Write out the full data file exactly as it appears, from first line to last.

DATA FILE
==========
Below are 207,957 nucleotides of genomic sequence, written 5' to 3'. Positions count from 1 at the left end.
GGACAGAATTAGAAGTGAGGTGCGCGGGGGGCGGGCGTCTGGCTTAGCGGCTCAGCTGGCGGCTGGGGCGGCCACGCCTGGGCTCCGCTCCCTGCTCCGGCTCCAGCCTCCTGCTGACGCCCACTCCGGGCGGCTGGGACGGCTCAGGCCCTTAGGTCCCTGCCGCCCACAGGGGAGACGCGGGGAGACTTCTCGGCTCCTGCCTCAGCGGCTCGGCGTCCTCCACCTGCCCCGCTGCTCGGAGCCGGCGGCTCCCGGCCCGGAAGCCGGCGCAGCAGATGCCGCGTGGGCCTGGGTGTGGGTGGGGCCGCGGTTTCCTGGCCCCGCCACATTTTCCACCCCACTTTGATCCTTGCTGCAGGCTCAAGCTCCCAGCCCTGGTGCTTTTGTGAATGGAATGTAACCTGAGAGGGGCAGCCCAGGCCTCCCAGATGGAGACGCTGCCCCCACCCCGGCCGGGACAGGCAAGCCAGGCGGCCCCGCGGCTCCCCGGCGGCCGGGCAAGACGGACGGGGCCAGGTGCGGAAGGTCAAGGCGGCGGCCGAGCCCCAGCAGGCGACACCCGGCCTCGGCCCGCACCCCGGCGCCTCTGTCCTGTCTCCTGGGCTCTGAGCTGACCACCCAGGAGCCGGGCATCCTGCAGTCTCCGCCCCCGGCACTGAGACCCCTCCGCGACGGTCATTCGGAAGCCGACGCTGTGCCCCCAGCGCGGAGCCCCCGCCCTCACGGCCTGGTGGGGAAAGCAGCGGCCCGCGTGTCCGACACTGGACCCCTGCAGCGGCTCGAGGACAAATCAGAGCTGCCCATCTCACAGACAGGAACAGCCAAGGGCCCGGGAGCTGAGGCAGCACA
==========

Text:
Below are 207,957 nucleotides of genomic sequence, written 5' to 3'. Positions count from 1 at the left end.
GGACAGAATTAGAAGTGAGGTGCGCGGGGGGCGGGCGTCTGGCTTAGCGGCTCAGCTGGCGGCTGGGGCGGCCACGCCTGGGCTCCGCTCCCTGCTCCGGCTCCAGCCTCCTGCTGACGCCCACTCCGGGCGGCTGGGACGGCTCAGGCCCTTAGGTCCCTGCCGCCCACAGGGGAGACGCGGGGAGACTTCTCGGCTCCTGCCTCAGCGGCTCGGCGTCCTCCACCTGCCCCGCTGCTCGGAGCCGGCGGCTCCCGGCCCGGAAGCCGGCGCAGCAGATGCCGCGTGGGCCTGGGTGTGGGTGGGGCCGCGGTTTCCTGGCCCCGCCACATTTTCCACCCCACTTTGATCCTTGCTGCAGGCTCAAGCTCCCAGCCCTGGTGCTTTTGTGAATGGAATGTAACCTGAGAGGGGCAGCCCAGGCCTCCCAGATGGAGACGCTGCCCCCACCCCGGCCGGGACAGGCAAGCCAGGCGGCCCCGCGGCTCCCCGGCGGCCGGGCAAGACGGACGGGGCCAGGTGCGGAAGGTCAAGGCGGCGGCCGAGCCCCAGCAGGCGACACCCGGCCTCGGCCCGCACCCCGGCGCCTCTGTCCTGTCTCCTGGGCTCTGAGCTGACCACCCAGGAGCCGGGCATCCTGCAGTCTCCGCCCCCGGCACTGAGACCCCTCCGCGACGGTCATTCGGAAGCCGACGCTGTGCCCCCAGCGCGGAGCCCCCGCCCTCACGGCCTGGTGGGGAAAGCAGCGGCCCGCGTGTCCGACACTGGACCCCTGCAGCGGCTCGAGGACAAATCAGAGCTGCCCATCTCACAGACAGGAACAGCCAAGGGCCCGGGAGCTGAGGCAGCACA